Rooms at the Clos Apalta Residence (below) in Chile’s Colchagua Valley are individually decorated with reference to the grape varieties that make up the estate cuvée. Each room offers a breathtaking view of the vineyards and surrounding mountains. The residence also houses a gourmet restaurant, which showcases regional produce, and an infinity pool.

Clos Apalta Residence

Add a great tour

Tío Pepe’s ‘Super Deluxe’ tour begins in the morning at the elegant Viña Canariera vineyard, where guests have breakfast and learn about the region’s Palomino Fino and Pedro Ximénez grapes. Then it’s on to the bodega in Jerez to discover the criadera and solera systems in which Tío Pepe (no18) ages its wines, brandies and vinegars, before enjoying exclusive access to the world’s largest collection of Sherry, featuring bottles from the 19th and early 20th centuries. This VIP tour culminates in a wine pairing lunch in a specially reserved dining setting.
Guests arriving at Craggy Range (no17), in New Zealand’s Hawke’s Bay region, are in good hands. On a typical cellar visit, former New Zealand sommelier of the year Michael Bancks greets guests at the door and begins the tour in the main cellar building, ‘Sophia’, where visitors learn the history of Craggy Range. Then it’s on to the subterranean barrel hall, ‘The Quarry’, where guests taste from the estate’s unreleased prestige collection wines still in barrel. From there the tour moves on to the restaurant garden in the shadow of Te Mata peak. Finally, it’s on to the sun terrace to enjoy a guided tasting of Craggy Range’s diverse multi-region wines, with a variety of flight options available to suit each guest’s tastes.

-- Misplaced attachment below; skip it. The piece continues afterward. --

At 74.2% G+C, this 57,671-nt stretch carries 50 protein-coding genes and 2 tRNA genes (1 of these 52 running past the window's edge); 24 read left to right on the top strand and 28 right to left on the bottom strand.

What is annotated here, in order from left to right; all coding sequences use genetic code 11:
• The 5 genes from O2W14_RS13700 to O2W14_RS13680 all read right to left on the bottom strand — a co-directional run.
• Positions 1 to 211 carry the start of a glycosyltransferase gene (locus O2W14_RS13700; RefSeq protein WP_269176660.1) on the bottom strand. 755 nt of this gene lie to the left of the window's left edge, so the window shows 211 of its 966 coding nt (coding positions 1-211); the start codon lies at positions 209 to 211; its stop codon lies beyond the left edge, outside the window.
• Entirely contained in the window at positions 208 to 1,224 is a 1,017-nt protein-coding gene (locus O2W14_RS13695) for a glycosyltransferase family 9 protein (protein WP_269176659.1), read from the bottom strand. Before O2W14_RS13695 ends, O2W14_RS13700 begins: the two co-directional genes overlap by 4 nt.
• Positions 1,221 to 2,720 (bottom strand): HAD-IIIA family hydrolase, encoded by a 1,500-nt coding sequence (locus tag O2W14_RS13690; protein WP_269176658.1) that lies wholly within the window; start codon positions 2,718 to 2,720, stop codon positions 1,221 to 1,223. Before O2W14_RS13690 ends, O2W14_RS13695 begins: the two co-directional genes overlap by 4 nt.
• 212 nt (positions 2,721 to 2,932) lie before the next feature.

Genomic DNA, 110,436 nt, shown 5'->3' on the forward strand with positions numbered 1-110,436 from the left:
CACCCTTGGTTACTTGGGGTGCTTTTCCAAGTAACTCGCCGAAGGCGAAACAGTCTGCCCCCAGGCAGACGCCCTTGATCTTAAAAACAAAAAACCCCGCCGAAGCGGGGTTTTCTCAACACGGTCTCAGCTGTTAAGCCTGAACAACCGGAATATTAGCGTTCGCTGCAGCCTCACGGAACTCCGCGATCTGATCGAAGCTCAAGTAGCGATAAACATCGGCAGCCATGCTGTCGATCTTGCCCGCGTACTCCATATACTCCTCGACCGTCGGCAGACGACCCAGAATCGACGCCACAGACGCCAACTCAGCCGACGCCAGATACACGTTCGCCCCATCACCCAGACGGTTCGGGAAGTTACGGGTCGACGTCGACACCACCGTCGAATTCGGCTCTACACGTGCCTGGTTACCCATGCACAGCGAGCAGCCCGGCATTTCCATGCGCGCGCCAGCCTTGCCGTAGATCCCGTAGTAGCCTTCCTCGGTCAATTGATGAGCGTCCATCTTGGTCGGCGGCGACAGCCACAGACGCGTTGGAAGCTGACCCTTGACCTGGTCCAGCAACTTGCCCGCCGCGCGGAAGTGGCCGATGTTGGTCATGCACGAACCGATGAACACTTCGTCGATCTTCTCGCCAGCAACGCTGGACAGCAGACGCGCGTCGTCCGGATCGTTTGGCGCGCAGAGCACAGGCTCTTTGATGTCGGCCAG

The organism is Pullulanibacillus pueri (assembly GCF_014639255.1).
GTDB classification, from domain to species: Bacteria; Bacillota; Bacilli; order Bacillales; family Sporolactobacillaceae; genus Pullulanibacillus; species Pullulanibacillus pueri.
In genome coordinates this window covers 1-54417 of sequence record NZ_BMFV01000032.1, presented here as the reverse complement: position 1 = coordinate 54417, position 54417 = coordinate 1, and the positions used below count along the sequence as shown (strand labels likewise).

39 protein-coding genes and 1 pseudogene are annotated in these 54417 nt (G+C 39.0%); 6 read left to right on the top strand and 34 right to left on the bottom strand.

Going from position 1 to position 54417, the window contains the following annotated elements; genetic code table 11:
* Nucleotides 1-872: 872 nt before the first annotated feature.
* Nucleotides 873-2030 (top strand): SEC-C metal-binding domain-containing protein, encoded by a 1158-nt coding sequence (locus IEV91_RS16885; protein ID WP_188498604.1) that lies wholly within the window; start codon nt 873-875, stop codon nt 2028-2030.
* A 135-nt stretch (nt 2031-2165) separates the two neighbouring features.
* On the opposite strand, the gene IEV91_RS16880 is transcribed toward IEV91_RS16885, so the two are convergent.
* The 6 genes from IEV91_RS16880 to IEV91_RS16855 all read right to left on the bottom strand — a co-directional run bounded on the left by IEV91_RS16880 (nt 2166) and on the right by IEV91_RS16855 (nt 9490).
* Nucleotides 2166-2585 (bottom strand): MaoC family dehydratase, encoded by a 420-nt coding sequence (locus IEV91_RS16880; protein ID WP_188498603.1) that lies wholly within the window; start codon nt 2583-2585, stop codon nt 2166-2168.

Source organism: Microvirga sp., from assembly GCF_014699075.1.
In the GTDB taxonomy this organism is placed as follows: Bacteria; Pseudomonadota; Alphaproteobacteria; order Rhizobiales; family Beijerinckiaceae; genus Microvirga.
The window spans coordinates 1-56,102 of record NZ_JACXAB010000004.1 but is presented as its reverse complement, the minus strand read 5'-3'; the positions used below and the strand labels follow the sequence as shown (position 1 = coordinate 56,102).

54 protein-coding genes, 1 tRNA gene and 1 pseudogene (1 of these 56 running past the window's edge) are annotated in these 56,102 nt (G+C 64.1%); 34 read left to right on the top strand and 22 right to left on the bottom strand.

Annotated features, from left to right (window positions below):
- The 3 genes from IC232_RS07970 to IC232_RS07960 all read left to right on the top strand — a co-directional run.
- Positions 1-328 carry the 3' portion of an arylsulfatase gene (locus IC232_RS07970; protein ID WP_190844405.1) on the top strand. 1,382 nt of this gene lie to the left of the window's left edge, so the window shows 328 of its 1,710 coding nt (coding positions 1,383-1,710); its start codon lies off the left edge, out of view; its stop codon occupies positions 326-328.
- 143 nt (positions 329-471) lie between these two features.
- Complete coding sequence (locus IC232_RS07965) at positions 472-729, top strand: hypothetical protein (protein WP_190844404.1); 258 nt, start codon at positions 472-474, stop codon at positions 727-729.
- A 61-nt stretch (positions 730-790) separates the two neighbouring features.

Salentein Gallery

Add art

Housed within no23 Salentein’s winery in Argentina’s Uco Valley, the Killka cultural centre (above) has become as much of a destination for art lovers as the bodega is for lovers of wine. It is home to a hugely impressive collection of Argentine works from the second half of the 20th century as well as a permanent exhibition of 19th and 20th-century Dutch works. The chapel built within the property is a work of art itself.
Château Mouton Rothschild in Bordeaux (no33) distinguishes itself not only by its stratospherically priced wines, but also by its intimate connections to the art world – especially its collaborations with celebrated artists for the design of its labels. Pablo Picasso, for example, was engaged to design the 1973 label to commemorate the chateau’s accession to the premier cru classé. Visitors are also able to see the family’s practically priceless collection of historic and modern art. Situated in a former barrel hall, the Museum of Wine in Art houses a cornucopia of historic treasures, from medieval Dutch tapestries to ancient Greek pottery. Meanwhile outdoors, Baron Philippe’s goal of making Mouton a temple to “the eternal and fruitful dialogue between art and wine” is apparent wherever one looks.